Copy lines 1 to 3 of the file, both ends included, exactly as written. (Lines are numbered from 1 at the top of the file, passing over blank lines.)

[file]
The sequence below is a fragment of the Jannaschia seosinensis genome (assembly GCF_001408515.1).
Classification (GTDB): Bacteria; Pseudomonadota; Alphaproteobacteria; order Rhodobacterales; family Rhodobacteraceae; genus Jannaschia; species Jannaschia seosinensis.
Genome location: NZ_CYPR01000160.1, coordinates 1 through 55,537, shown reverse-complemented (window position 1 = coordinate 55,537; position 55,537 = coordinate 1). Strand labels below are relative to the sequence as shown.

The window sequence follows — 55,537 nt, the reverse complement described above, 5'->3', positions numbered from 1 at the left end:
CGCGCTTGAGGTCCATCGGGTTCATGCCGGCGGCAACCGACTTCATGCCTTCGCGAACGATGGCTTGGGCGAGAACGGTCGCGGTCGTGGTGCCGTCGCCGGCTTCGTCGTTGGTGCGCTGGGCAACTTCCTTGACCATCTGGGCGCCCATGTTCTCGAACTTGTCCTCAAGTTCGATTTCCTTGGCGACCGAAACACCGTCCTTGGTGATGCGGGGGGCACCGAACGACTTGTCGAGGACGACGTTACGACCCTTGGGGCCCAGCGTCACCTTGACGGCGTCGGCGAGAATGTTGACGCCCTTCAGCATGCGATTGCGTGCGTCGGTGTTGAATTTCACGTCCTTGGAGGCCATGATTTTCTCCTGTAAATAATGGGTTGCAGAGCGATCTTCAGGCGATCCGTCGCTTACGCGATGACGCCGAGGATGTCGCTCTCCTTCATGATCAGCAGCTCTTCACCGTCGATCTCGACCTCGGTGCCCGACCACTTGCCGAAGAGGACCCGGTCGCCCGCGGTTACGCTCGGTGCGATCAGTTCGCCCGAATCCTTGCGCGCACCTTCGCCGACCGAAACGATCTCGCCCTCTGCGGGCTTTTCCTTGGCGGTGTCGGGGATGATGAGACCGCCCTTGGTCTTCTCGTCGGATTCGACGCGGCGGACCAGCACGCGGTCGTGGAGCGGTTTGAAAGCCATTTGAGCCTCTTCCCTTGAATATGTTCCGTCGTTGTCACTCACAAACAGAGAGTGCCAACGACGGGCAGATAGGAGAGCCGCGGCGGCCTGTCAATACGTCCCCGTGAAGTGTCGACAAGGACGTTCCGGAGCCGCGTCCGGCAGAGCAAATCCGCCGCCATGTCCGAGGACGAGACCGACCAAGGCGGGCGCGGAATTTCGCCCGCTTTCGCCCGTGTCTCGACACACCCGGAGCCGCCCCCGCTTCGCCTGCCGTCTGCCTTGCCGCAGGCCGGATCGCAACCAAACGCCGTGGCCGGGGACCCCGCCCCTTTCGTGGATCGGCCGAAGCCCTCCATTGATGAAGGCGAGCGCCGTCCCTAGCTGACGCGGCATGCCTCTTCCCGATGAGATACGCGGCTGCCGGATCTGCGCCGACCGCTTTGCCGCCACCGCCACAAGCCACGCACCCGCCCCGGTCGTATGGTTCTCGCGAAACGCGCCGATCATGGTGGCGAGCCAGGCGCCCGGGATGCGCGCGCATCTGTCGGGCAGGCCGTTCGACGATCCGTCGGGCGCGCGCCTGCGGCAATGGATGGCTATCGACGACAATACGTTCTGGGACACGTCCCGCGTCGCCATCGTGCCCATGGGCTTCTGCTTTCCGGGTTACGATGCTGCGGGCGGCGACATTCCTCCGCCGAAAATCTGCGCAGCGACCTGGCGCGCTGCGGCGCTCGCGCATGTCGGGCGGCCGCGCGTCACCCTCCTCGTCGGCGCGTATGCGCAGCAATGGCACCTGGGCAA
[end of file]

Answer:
The sequence below is a fragment of the Jannaschia seosinensis genome (assembly GCF_001408515.1).
Classification (GTDB): Bacteria; Pseudomonadota; Alphaproteobacteria; order Rhodobacterales; family Rhodobacteraceae; genus Jannaschia; species Jannaschia seosinensis.
Genome location: NZ_CYPR01000160.1, coordinates 1 through 55,537, shown reverse-complemented (window position 1 = coordinate 55,537; position 55,537 = coordinate 1). Strand labels below are relative to the sequence as shown.